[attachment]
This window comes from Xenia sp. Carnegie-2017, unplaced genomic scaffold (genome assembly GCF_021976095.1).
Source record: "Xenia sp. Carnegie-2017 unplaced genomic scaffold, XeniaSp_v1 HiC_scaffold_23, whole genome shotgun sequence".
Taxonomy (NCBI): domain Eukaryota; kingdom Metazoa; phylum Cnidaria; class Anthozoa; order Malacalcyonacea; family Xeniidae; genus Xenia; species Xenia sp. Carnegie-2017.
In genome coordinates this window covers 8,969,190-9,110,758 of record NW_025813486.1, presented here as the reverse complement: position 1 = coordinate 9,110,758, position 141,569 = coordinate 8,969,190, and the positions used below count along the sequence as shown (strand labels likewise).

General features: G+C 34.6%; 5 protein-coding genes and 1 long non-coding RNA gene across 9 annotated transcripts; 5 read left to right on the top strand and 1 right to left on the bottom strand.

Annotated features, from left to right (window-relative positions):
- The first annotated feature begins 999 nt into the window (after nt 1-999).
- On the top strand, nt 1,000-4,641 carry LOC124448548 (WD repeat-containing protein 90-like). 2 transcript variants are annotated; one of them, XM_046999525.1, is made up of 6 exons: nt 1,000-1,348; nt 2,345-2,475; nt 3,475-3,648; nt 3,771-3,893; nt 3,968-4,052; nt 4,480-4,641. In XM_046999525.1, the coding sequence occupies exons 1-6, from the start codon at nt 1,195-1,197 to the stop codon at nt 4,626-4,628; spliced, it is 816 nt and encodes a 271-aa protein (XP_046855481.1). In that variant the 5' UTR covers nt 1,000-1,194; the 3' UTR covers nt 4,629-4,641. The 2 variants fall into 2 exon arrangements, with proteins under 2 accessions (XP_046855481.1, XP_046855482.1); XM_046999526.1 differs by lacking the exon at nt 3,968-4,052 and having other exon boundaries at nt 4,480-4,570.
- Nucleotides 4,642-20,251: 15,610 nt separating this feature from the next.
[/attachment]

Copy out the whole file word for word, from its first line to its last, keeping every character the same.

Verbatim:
This window comes from Xenia sp. Carnegie-2017, unplaced genomic scaffold (genome assembly GCF_021976095.1).
Source record: "Xenia sp. Carnegie-2017 unplaced genomic scaffold, XeniaSp_v1 HiC_scaffold_23, whole genome shotgun sequence".
Taxonomy (NCBI): domain Eukaryota; kingdom Metazoa; phylum Cnidaria; class Anthozoa; order Malacalcyonacea; family Xeniidae; genus Xenia; species Xenia sp. Carnegie-2017.
In genome coordinates this window covers 8,969,190-9,110,758 of record NW_025813486.1, presented here as the reverse complement: position 1 = coordinate 9,110,758, position 141,569 = coordinate 8,969,190, and the positions used below count along the sequence as shown (strand labels likewise).

General features: G+C 34.6%; 5 protein-coding genes and 1 long non-coding RNA gene across 9 annotated transcripts; 5 read left to right on the top strand and 1 right to left on the bottom strand.

Annotated features, from left to right (window-relative positions):
- The first annotated feature begins 999 nt into the window (after nt 1-999).
- On the top strand, nt 1,000-4,641 carry LOC124448548 (WD repeat-containing protein 90-like). 2 transcript variants are annotated; one of them, XM_046999525.1, is made up of 6 exons: nt 1,000-1,348; nt 2,345-2,475; nt 3,475-3,648; nt 3,771-3,893; nt 3,968-4,052; nt 4,480-4,641. In XM_046999525.1, the coding sequence occupies exons 1-6, from the start codon at nt 1,195-1,197 to the stop codon at nt 4,626-4,628; spliced, it is 816 nt and encodes a 271-aa protein (XP_046855481.1). In that variant the 5' UTR covers nt 1,000-1,194; the 3' UTR covers nt 4,629-4,641. The 2 variants fall into 2 exon arrangements, with proteins under 2 accessions (XP_046855481.1, XP_046855482.1); XM_046999526.1 differs by lacking the exon at nt 3,968-4,052 and having other exon boundaries at nt 4,480-4,570.
- Nucleotides 4,642-20,251: 15,610 nt separating this feature from the next.